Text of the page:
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Air pollution causes sperm mutations
ADIT,, 13 January 2008

Male mice breathing city air carry more mutations.

Don't breath the air: it might meddle with your reproduction

     Air pollution can cause DNA mutations in the sperm of mice reared in an industrial city, researchers have found. The results add to ongoing concerns about the effects of air pollution on human health and fertility.
     The mice, reared in cages kept in a shed downwind of two steel mills and a busy highway in a Canadian city, showed a host of genetic changes compared to similarly housed mice breathing filtered air. DNA in the sperm of the mice in the polluted area contained 60% more mutations, had more strand breaks, and had more bases that had been chemically modified via the addition of a methyl group. That modification, called DNA methylation, can affect whether a gene is expressed.
     All of these changes could, in theory, alter gene expression and function in offspring of these mice, but that has not yet been directly tested.
     "It's important to move this forward to the next step: determining whether there are any human corollaries to this," says Jonathan Samet, an epidemiologist at the Bloomberg School of Public Health at Johns Hopkins University in Baltimore, Maryland.

Heavy breathing
     Air pollution has been linked to respiratory and cardiovascular difficulties, developmental defects and lung cancer in humans. But researchers have only begun to tackle the effect of pollution on sperm.
     "There has been work on the reproductive effects of pollution, but that has largely focused on outcomes of pregnancy, not on male effects," says Samet.
     Epidemiological studies in humans have suggested a link between air pollution and reduced male fertility, but such studies are often confounded by other lifestyle differences such as diet, genetic background, and economic class. No such research has been done on people in Hamilton Harbour, Canada, where the mouse studies were carried out.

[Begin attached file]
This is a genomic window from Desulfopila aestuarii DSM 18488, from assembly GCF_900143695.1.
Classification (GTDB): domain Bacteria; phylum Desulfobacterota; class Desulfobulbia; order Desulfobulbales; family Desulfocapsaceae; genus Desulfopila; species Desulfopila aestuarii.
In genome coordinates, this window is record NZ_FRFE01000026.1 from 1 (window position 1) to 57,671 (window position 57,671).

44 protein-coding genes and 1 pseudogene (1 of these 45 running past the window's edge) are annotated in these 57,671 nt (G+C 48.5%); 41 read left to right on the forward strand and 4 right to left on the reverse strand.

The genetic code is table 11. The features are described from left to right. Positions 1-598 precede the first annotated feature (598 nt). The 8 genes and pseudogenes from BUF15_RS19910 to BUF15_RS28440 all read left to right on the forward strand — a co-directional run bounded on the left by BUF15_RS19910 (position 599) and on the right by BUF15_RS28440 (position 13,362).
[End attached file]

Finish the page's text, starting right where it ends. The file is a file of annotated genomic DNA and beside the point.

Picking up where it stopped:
Previous work had demonstrated that the offspring of wild birds that breed near steel mills inherit more DNA mutations than their rural counterparts. Then, studies in mice suggested a possible reason for that pattern. Canadian researchers found that filtering out particles from polluted air lessened the risk of heritable mutations in mice caged near Hamilton[1]. And the bulk of mutations from pollution were coming from the father[2].
     Now, in work published this week in the Proceedings of the National Academy of Sciences USA[3], Carole Yauk of Health Canada in Ottawa and her colleagues have returned to Hamilton. This time they monitored male mice for direct evidence of DNA damage in their sperm.

Heavy damage
     After three weeks of breathing the Hamilton air, the mice were already showing more signs of DNA breakage than control mice breathing filtered air. At 10 weeks, their DNA was significantly more methylated than controls. And 16 weeks after the experiment began, their DNA contained more mutations at a specific site than the controls.
     Precisely how the pollution caused the DNA damage remains unclear. "It's quite a leap to go from a lungful of air to damaging germ cells in the testes of these mice," says Christopher Somers, a biologist at the University of Regina in Saskatchewan and an author on the study.
     The researchers also tested the DNA for signs of direct mutagenesis by a class of chemical compounds called polycyclic aromatic hydrocarbons. Although these compounds are known to cause mutations and are enriched in the Hamilton air, there were no signs that they were responsible for the damage.
     That could mean that the changes may be a more general response to particulate pollution, says Somers. For instance, metals bound to the particulates can favour the production of chemically reactive forms of oxygen called reactive oxygen species.
     "If that's the mechanism, you might think that it has general applicability to other sources of pollution, not just steel mills," says Samet.

         1. Somers, C. M. , McCarry, B. E. , Malek, F. & Quinn, J. S. Science 304, 1008–1010 (2004).
         2. Somers, C.M. et al. Proc. Natl Acad. Sci. USA 99, 15904-15907 (2002)
         3. Yauk, C. et al. Proc. Natl Acad. Sci. USA 105, 605-610 (2008).